Stress, Frustration Mount After Quake Japan’s Death Toll Nears 5,000; Aftershocks Still Rattling Kobe
Signs of psychological stress, frustration and a breakdown in the social order for which Japanese society is renowned emerged Sunday among the thousands of survivors of Japan’s deadliest quake in more than seven decades. The death toll neared 5,000.
At the Kansai Rosai Hospital in nearby Amagasaki, doctors said many patients were having difficulty breathing at night - a symptom doctors said is common among those suffering delayed stress syndrome.
“The people think we’ll have another big quake,” taxi driver Yoshikazu Morimoto said. “Most are very afraid another big one will come. Many people are leaving, and many of them have lost their jobs” because businesses were destroyed.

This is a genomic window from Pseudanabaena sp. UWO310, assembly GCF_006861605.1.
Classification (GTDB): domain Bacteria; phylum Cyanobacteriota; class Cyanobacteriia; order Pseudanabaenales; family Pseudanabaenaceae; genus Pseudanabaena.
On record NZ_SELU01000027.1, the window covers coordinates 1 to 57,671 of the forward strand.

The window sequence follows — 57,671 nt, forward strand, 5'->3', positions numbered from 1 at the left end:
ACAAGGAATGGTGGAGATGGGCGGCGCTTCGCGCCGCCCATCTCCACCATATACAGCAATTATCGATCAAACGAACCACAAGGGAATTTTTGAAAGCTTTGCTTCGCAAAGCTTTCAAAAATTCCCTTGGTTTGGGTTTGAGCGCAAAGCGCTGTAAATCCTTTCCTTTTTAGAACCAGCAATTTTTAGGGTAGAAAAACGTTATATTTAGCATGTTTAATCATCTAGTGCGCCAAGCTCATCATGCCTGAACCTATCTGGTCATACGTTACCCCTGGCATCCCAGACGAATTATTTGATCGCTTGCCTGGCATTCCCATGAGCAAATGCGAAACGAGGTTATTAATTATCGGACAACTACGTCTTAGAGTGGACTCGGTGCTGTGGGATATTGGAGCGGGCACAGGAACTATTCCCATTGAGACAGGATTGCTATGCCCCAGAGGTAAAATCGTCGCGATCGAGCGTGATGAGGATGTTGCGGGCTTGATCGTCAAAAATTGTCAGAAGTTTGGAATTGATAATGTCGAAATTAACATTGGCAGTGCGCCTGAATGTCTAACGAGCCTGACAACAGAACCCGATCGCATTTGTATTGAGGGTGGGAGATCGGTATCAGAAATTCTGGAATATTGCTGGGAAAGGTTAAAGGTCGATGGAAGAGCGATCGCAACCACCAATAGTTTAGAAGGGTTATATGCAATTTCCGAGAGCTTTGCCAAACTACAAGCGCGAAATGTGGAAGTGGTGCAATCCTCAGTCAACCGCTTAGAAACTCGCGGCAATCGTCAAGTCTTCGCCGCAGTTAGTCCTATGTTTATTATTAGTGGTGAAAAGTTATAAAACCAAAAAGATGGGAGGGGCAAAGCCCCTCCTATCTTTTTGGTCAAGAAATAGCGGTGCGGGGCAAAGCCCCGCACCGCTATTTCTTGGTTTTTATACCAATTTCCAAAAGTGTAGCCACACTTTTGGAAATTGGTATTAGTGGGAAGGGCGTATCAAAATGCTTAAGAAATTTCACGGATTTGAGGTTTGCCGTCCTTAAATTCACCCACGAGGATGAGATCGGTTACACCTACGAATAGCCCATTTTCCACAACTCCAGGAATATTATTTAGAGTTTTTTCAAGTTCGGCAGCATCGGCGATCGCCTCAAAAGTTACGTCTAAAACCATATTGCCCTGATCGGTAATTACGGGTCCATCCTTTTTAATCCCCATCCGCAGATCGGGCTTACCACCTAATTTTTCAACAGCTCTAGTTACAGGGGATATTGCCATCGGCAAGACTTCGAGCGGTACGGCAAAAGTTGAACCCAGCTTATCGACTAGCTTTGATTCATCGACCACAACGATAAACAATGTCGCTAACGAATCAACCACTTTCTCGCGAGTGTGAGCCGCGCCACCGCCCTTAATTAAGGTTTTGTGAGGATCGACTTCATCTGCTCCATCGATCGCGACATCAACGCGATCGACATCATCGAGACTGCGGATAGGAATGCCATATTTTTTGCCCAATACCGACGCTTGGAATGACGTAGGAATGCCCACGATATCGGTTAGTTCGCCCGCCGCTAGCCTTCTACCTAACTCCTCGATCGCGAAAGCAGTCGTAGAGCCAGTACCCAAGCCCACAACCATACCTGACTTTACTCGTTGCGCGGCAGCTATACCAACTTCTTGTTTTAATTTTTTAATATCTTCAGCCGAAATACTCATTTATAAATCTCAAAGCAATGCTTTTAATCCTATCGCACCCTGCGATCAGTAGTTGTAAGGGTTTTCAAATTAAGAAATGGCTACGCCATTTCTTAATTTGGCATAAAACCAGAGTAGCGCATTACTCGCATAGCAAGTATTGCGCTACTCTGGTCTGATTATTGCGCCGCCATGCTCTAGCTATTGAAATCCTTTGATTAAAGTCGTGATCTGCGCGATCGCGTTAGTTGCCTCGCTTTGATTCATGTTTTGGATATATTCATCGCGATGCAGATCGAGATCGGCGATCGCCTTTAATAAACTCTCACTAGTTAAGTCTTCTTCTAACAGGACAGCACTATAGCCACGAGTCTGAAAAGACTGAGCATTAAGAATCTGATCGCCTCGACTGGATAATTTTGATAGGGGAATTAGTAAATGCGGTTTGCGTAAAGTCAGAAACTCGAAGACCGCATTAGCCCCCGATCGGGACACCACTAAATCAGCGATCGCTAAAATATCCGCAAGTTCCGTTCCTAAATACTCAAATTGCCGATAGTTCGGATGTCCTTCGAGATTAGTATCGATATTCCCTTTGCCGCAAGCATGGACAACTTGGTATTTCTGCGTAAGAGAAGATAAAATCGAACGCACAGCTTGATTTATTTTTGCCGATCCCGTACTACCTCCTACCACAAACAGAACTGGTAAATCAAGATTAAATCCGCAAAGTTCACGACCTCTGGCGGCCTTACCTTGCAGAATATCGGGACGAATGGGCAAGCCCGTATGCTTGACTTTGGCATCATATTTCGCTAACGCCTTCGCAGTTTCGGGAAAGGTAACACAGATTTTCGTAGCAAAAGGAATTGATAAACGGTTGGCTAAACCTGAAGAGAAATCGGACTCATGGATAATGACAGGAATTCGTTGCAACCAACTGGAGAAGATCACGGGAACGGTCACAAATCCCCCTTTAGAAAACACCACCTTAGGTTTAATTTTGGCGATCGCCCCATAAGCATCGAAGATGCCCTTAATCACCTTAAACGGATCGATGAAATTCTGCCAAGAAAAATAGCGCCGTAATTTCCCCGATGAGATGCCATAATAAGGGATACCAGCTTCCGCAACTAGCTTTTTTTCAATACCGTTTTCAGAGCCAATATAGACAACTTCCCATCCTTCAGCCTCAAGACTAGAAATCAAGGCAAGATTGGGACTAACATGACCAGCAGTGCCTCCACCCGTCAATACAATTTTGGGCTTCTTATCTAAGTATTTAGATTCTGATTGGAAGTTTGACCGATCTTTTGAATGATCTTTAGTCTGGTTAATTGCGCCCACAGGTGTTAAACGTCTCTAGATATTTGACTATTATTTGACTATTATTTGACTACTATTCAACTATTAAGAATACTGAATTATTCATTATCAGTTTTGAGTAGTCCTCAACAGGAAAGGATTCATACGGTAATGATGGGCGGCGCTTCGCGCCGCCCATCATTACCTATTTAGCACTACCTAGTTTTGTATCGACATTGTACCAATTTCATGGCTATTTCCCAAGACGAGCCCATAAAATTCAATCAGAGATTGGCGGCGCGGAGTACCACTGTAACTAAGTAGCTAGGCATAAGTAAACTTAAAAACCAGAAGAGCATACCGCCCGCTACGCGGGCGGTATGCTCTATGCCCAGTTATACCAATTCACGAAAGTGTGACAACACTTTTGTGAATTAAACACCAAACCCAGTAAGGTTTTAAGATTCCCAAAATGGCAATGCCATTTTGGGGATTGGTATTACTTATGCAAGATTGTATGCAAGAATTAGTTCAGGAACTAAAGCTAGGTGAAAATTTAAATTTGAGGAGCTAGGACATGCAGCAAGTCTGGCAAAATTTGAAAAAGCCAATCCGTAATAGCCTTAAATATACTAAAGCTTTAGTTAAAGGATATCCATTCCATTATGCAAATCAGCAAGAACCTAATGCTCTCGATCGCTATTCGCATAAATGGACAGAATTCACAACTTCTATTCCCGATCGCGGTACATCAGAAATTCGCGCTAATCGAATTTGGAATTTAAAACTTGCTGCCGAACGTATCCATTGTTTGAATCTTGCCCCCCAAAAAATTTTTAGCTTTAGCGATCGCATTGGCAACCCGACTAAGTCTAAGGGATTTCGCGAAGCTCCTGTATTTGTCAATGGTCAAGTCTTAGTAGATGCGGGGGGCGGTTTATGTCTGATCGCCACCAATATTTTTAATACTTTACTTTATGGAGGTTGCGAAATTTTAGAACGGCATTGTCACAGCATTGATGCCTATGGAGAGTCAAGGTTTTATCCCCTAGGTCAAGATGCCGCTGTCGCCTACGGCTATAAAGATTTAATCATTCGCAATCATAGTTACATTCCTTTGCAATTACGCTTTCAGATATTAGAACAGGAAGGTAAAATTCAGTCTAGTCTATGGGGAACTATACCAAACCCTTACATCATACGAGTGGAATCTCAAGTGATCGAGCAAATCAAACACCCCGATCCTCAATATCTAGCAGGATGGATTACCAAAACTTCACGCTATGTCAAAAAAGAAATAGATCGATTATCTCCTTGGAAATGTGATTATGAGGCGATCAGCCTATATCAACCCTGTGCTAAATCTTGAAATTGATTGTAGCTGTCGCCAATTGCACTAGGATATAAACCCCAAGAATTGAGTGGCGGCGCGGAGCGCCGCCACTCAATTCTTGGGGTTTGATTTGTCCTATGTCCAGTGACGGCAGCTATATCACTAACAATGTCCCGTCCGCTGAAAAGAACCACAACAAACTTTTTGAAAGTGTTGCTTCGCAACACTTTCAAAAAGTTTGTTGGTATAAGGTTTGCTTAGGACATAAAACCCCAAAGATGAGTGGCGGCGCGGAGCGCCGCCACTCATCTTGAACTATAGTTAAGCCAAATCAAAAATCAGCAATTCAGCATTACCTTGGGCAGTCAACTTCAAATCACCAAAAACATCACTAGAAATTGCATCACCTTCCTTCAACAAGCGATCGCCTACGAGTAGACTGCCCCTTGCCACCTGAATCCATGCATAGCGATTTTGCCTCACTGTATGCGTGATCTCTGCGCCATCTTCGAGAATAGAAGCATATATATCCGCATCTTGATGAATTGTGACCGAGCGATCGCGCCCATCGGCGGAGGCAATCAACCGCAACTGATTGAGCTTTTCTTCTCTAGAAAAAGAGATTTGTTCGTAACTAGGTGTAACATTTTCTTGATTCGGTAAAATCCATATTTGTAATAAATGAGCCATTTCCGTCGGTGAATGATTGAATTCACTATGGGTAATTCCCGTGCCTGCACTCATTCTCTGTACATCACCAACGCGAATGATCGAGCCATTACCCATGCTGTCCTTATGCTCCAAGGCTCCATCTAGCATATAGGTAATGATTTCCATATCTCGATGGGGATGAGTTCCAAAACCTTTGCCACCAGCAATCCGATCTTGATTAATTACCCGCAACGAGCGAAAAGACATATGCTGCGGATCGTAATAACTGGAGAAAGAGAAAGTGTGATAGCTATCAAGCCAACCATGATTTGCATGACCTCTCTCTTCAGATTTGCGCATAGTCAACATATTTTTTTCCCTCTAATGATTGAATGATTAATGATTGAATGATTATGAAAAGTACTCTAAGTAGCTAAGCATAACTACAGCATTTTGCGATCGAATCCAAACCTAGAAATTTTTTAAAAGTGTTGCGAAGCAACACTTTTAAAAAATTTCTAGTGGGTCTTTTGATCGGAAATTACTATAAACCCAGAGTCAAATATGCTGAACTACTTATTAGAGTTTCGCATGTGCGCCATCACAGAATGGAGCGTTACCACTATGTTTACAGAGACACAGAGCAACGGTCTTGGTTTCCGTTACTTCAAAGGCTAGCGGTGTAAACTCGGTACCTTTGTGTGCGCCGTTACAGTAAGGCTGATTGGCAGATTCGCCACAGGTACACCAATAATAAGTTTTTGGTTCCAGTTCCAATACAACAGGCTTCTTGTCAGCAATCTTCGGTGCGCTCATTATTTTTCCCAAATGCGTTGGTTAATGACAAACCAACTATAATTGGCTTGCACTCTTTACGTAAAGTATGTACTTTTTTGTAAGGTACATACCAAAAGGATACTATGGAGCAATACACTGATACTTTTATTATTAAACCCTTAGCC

For the first time, merchants are complaining about thefts, and on Sunday, many of them organized a neighborhood watch system to guard against nighttime pilfering from their shops.
As of this morning, six days after the 7.2-magnitude quake, Japanese national police said the death toll had risen to 4,984 with 166 still missing.
A strong aftershock shook Kobe overnight, and another hit just before dawn. But there were no reports of additional damage or injuries. Both aftershocks measured 4 on the Japanese 7-point intensity scale.
Frustration over the government’s relief operation boiled over into open hostility Sunday during a live, nationally televised hookup between government officials and survivors.
“You should have told us or showed us what we could do in such a bad situation,” barked one man, abandoning the honorific style of speech that Japanese ordinarily use in addressing leaders.
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